Don’t lose the forest for the trees @RobinHODLers, A Satisfying Career Is the Real FIRE
There has been something of a renaissance in personal finance for younger generations over the last few years. Fueled by the likes of Robinhood and Bitcoin investors in the US it has spread to Europe and Australia. It has also been accompanied by movements such as FIRE (Financial Independence Retire Early), which encourages followers to save and invest aggressively so that they can be freed from the need to work for a salary as early as possible. It’s an interesting idea and can only be a good thing to encourage more people to save and invest.
However we see two main issues with focusing on “downstream” wealth creation (i.e. managing money rather than earning money) very early in a career:
- It is likely you are investing small absolute amounts — effort spent optimizing a small portfolio is not a good use of time
For this reason it is not efficient to spend too much time on investments in early adult life.
- The counterargument is that compounding favours those who start as early as possible
- My personal counterargument is that investing is fun
For anyone, who doesn’t particularly enjoy investing and has a relatively small amount of savings the most important thing is to just do something simple so you are laying the groundwork for compounding returns;
- Set up an automated index investing strategy through your bank’s brokerage or an investing app like Raiz
- The one thing worth watching out for when investing at this stage is fees as they can really hurt your outcomes at low dollar amounts
- As your investments start to accumulate then it can be worth doing more research to better understand how to achieve more specific goals (whether that is optimizing for income, growth or protection against risk). There are some very professionally put together channels on YouTube that can help out here, check out something like New Money.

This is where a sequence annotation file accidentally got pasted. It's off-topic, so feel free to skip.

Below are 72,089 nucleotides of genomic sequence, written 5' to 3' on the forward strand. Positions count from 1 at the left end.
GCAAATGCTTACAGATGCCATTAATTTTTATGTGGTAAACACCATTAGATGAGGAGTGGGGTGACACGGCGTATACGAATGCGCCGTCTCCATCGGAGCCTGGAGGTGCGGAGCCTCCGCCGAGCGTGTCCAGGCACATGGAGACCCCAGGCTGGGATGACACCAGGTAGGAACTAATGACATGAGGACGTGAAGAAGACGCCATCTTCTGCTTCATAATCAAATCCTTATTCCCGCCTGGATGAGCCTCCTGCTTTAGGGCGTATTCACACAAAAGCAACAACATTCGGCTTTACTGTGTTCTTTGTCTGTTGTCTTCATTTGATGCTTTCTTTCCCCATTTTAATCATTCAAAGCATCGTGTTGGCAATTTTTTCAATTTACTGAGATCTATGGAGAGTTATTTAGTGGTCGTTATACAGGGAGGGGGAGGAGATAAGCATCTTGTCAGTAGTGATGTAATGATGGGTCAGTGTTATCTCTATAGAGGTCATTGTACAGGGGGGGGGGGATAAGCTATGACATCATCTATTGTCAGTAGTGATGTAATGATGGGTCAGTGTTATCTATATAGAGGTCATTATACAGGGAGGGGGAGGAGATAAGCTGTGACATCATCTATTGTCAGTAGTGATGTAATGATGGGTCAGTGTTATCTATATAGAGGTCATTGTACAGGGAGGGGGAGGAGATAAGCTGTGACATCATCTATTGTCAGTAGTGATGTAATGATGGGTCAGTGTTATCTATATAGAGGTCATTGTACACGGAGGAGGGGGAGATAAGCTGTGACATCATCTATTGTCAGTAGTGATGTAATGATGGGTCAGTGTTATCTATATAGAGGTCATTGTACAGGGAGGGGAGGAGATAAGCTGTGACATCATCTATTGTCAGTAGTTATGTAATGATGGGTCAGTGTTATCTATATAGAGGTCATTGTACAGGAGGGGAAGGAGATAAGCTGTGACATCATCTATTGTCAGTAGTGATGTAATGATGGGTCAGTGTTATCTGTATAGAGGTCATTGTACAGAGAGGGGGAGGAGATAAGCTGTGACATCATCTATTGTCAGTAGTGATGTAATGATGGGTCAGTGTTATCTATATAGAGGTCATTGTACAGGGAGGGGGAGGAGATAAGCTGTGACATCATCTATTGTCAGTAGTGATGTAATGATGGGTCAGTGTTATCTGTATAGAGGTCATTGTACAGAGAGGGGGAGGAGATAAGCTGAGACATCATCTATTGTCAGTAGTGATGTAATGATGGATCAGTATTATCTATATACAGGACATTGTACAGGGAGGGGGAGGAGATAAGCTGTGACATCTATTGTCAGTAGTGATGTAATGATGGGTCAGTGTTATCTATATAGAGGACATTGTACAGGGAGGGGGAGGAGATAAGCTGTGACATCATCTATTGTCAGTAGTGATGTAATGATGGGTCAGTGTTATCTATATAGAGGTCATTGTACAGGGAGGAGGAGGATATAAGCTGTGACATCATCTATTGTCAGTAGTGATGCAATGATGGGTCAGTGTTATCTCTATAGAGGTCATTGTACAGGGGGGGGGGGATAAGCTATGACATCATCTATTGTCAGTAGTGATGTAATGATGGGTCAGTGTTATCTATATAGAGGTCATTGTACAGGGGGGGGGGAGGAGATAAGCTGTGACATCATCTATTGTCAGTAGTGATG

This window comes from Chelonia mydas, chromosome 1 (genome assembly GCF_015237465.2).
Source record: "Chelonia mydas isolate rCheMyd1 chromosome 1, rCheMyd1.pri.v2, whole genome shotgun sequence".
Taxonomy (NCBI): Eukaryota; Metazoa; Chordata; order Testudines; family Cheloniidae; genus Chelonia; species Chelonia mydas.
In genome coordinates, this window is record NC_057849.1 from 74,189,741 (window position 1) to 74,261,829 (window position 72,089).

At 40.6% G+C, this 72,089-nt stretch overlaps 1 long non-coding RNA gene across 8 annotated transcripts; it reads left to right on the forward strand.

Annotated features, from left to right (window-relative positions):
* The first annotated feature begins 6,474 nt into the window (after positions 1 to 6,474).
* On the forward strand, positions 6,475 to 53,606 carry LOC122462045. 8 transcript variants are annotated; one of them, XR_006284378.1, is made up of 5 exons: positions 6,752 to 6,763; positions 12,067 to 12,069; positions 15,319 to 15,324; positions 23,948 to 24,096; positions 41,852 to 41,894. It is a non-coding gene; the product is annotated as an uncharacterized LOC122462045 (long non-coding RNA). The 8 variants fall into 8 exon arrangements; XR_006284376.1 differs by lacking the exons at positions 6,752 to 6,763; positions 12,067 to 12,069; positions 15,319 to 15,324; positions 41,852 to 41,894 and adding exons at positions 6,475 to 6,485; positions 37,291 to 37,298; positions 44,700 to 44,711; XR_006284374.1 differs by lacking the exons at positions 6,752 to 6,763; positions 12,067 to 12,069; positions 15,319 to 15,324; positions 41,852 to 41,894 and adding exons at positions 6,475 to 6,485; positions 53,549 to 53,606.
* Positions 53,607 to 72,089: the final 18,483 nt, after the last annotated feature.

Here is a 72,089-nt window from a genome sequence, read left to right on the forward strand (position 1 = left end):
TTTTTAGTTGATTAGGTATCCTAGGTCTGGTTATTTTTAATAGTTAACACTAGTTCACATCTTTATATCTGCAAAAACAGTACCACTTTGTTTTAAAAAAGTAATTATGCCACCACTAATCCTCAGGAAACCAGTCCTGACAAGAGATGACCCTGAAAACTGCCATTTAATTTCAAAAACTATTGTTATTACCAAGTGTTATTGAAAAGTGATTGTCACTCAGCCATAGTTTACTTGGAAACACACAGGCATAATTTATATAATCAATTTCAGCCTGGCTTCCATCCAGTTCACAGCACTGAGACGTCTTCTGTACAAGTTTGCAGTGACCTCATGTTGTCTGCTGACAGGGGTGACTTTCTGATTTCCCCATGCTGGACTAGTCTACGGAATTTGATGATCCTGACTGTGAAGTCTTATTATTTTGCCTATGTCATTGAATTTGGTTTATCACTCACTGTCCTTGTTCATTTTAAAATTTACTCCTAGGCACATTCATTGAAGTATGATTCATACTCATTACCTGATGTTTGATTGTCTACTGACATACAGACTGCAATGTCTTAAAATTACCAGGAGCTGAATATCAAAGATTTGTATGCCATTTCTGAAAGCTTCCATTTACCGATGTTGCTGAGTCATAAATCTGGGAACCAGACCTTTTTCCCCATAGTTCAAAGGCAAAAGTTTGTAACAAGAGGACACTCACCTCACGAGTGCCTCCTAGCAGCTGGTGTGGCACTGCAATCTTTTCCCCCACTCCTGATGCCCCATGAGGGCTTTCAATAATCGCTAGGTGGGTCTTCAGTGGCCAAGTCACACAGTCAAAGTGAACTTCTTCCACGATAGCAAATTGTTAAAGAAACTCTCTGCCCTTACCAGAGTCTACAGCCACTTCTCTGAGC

2. Focusing on escaping a career that has only just started may stop you from finding what you love and are good at — a good career is ultimately the best path to wealth generation
Work can be a grind. But it doesn’t have to be. At Ikigai Network, we believe that if you put effort into finding (i) what you are good at, (ii) what you love doing, (iii) what the world needs and (iv) what you can be paid for, there is a fulfilling career out there for everyone. The idea that you need to find a company and work your way up over several years is not conducive to the view that you need to test different options and discover what fits you. Our interviews highlight some people who knew instantly what they wanted to do (e.g. music, nursing) and are finding a path in that industry. We have also talked to people who had absolutely no idea what they wanted and have only found it by testing out several roles and companies while still in their 20s.
It is telling that one of the most successful wealth management startups in the US, Wealthfront, features a career advice whitepaper every year. Founder Andy Rachleff highlights that;
“You will earn far more money by managing your career well than by managing your investments well. The happiness you derive from your career may be nearly as important as the happiness you derive from the rest of your life.”
Perhaps TSLA goes from $2k to $7k or you HODL BTC and it goes up 5x. Or perhaps you go work at Tesla / one of the crypto exchanges, build the future and get paid far more every year for doing it.